Both Edmonds CC and Boeing supplied the 10 judges.

The winning team consisted of Debbie Ryden, Mika C. Rozenberg, Maria L. Smith,
Herman Velasco, and Marcus Martinez all from Business Information Technology.

Michael DiGiovanni, Gabriel Ludlum, Leah Carter, Simon Yabowerk Haile and Christian Clarete all from Business Management took second place.

Other students who participated — all who had ethics lessons this fall quarter — were:

  • Accounting: Yi Fan Zhang, Jin Chang (alternate in place of Anne Mulholland), Chia-Hsuan Shih, Dan Zahlmann, Shu Su
  • Hospitality and Tourism: Benjamin Kong, Tyler Long, Nancy Travis, Leandra Dicken (alternate in place of Abdirazaq Abdulla), Chris Dresnek
  • Paralegal: Carrie Lim, Joe McArdle, Tony Hart, Sara Reed (alternate in place of Sajia Salehin), Crystal Edwards Neal

Participants toured Boeing in Everett on Dec. 5.

Wednesday, November 26, 2014

Edmonds Community College honored as a Champion of Sustainability by McKinstry and Seattle Seahawks

Kevin McKay and Stephanie Teachman accepting the award
Edmonds Community College will be recognized as a Champion of Sustainability at the Seattle Seahawks game on Nov. 23 for demonstrating a commitment to sustainability by the Seattle Seahawks and McKinstry, a Seattle-based consulting, construction, energy, and facility services company.

According to McKinstry, Edmonds CC has demonstrated actions to upgrade buildings' infrastructure and reduce energy consumption.

"Through our partnership with Edmonds CC and the Washington Department of Enterprise Services, we have been impressed with the college's continued investment in energy conservation projects," said Stephanie Pitts, Brand Manager for McKinstry. "The college is not only reducing its carbon emissions, but it is providing safer, more comfortable learning environments for students and staff."

Kevin McKay, Vice President for Finance and Operations at Edmonds CC, will receive the award prior to kick-off this Sunday on behalf of the college. All recipients are hosted by McKinstry at each Seahawks home game this season and presented with an award.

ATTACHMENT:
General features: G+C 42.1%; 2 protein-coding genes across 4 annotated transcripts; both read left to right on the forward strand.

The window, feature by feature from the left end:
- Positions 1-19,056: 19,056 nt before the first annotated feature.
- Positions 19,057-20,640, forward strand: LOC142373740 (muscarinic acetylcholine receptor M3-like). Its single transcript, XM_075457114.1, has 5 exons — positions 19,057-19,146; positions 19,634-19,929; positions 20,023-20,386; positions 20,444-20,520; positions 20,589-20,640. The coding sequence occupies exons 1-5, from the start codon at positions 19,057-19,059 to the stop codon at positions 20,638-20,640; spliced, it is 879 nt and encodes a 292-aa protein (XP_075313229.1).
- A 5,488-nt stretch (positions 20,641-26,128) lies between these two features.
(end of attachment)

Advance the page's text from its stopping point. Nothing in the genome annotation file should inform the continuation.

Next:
"We are honored to receive this recognition, " said Dr. Jean Hernandez, Edmonds CC President. "We are committed to infuse environmentally, economically, and socially sustainable practices throughout all aspects of the college's operations."

McKinstry has partnered with the Seattle Seahawks to recognize local companies and colleges who have committed to doing their part to reduce the global impact of their facilities. Some examples of this include innovating sustainable practices, driving out waste, influencing positive changes in behavior, and acting as community stewards.

The recognition program is a part of the Defend Your Turf campaign initiated by the Seahawks and Sounders FC in 2012. The campaign grew out of an energy efficiency upgrade and solar array installation that McKinstry performed at CenturyLink Field and Event Center in 2011. It reinforces the teams' commitment to operating a sustainable community asset that can serve as a model for sports stadiums across the country.
Learn more about the college's commitment to sustainability at www.edcc.edu/sustain. Find out more about McKinstry's Champions of Sustainability program and the Defend Your Turf campaign at www.centurylinkfield.com/defendyourturf.